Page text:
Environmental Education Program for Rural Schools

A new project on environmental education has just been started (June 2006) in Rishi Valley.

Aim and implementation

The aim of the project is to raise awareness of rural school children to their local biodiversity and educate them about ecological issues affecting them and their environment. The project also seeks to help these children understand the relationship between natural resources and livelihoods, and also the impact of human activities on various species of plants and animals.

The project is being implemented under the umbrella of the Institute of Bird Studies and Natural History (IBSNH), at the Rishi Valley Education Centre.

The project is being led and executed by Mr. Suresh Jones, who has many years of experience in working with local ecological and environmental issues. The project coordinator is Dr. V. Santharam, who is the Director of the IBSNH, with Dr. Suhel Quader as an external advisor.

The target group for this project is rural school children who hail from the agricultural families and whose actions in the long run would largely determine the survival of the wildlife and the health of the already fragile ecosystems. The first part of the project will run through March 2007.


The project will take place within a 25 km radius from Madanapalle town in Chittoor District of Andhra Pradesh. This is the region where the borders of the three southern states (Andhra Pradesh, Karnataka, and Tamilnadu) meet. The altitude ranges from 600 to 1350 meters above sea level.

The uplands of the district have some of the highest peaks in the Andhra Pradesh (Horsley Hills, 1265 meters). This hilly and undulating semi-arid landscape has mostly thorny scrub with patches of dry deciduous forests. The hills form the broken ranges of the lower Eastern Ghats that connect to the Western Ghats. These two mountain ranges are important bio-geographic regions of peninsular India, and the biodiversity Chittoor District of the region is representative of both.

The area also has numerous wetlands in the form of irrigation tanks, some of which are centuries old, and are traditionally managed by the village communities. The climate is monsoon-driven, and temperatures range from 10 0C to 40 0C.

Biodiversity and threats

Most of the relatively intact forests in the Madanapalle area are remnant sacred groves. These few islands of significant biodiversity are under ever-increasing pressure.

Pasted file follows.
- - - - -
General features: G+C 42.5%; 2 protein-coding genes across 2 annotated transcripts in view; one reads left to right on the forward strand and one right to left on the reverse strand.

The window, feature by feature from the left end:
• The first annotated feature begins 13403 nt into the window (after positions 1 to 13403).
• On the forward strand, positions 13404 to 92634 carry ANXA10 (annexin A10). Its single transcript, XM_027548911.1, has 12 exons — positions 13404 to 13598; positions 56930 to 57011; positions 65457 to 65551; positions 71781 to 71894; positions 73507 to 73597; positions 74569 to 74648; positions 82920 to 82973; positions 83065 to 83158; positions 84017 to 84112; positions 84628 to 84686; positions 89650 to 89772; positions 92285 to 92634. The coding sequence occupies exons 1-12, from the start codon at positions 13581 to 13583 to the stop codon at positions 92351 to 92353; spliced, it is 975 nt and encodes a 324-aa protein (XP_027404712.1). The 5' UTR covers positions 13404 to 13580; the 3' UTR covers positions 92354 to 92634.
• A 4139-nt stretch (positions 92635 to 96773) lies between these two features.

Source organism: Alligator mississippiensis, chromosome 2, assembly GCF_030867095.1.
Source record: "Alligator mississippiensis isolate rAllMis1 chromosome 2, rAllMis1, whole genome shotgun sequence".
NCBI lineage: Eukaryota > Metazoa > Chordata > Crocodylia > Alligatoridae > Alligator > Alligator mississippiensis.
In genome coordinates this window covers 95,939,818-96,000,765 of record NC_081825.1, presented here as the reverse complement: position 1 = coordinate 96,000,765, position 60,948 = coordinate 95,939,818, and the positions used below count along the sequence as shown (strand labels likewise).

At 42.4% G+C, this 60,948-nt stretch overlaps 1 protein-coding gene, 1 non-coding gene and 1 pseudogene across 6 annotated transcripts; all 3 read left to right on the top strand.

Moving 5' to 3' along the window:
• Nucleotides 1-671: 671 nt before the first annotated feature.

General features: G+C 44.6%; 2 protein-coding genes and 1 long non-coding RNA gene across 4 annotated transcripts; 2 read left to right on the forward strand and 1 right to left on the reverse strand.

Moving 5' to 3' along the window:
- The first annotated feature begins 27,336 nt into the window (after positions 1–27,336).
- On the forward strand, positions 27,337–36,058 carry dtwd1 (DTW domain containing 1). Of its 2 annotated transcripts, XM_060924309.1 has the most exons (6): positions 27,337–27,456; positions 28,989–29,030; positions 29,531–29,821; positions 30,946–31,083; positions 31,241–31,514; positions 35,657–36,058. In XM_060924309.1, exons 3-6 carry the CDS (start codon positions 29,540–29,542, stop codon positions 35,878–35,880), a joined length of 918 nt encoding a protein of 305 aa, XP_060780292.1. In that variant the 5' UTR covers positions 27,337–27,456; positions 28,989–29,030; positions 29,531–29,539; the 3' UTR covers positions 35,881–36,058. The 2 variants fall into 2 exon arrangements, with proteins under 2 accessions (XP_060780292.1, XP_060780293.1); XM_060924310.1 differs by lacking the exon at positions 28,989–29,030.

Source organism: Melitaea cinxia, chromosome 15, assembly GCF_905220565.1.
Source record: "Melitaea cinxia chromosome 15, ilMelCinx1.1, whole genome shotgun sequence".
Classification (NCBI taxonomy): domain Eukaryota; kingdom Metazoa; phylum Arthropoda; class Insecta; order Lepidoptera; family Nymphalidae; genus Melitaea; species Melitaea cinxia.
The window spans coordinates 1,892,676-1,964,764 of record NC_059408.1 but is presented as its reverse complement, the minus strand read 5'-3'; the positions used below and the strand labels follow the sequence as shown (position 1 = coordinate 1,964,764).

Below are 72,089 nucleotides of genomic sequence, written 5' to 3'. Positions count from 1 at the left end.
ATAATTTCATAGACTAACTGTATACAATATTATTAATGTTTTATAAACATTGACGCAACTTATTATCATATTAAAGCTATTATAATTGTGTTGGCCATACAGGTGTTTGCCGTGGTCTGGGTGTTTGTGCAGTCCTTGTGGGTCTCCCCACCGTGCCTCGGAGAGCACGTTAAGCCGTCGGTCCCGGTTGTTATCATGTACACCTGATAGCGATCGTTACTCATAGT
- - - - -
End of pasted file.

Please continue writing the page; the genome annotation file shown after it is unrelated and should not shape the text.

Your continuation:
For example, nearly 40 mammal species occur in Madanapalle Forest Range alone, ten of which belong to the category of maximum protection under Indian law (Schedule I of the Wildlife Protection Act of India). Six of these are in the category of highest global threat (i.e., they are in the Red List of the IUCN while two are protected by the international trade agreement CITES.

More than 200 birds occur, including many winter visitors and about twenty species of raptors. Several species of high conservation value are not uncommon in these forests; these include the Yellow-throated Bulbul (Pycnonotus xantholaemus) and the Starred Tortoise (Geochelone elegans).

Drought is common, and wildlife is often affected by lack of food or water. The necessary movement of animals during the drier months is aided by the broken ranges of hills acting as stepping stones or habitat corridors.

However, most free-ranging large mammals are rapidly losing their habitats due to increasing agricultural pressures. Some local communities regularly hunt or trap game species, including many partridges and quails, and mammals like the wild boar. Forest fires, common during the summer months, are often deliberately started by people.

Local Communities

A majority of the local populace derives its livelihood from agriculture or livestock rearing and depends on the immediate natural resources fodder and fuel.

Several recent changes in agricultural practices in the region are hastening the decline of already dwindling resources. Poor literacy in rural places has led to a lack of awareness of the link between the ecological health of the land and the livelihoods of the people.

More sustainable use of resources and conservation of important habitats and ecosystems are possible by involving local stakeholders. One way of accomplishing this goal is to reach out to school children from families dependent on natural resources and raise their awareness of local ecological issues.

The targeted area also has a history of community-conserved forests in the form of Sacred Groves and elements of conservation could still be seen as part of the local culture and tradition.


The project is funded by the Oriental Bird Club (www.obc.org) and the Friends of Rishi Valley (www.forv.org).


"This is an excellent initiative to encourage young people to think about the state of their environment, about wildlife, and about the wealth of natural resources around them. This is an especially crucial set of issues for people in rural areas, who most directly depend on natural resources (firewood, fodder) and on ecological services like water and soil conservation. We need many more programmes like this, across the State and the country."

- Dr. Suhel Quader (Project Advisor)

" The Institute of Bird Studies and Natural History is committed to this action-oriented programme of environmental education with birds in focus touching the lives of the rural poor and paving the way for the emergence of a new environmental ethic that alone can save Planet Earth"

"It must be our aim to make every village in which we have established our rural schools a Biovillage and every resident -young and old - a conservationist"

-Sri Rangaswami (Naturalist)

Contact Information:

For further information about the project, please send mail to mreddy@forv.org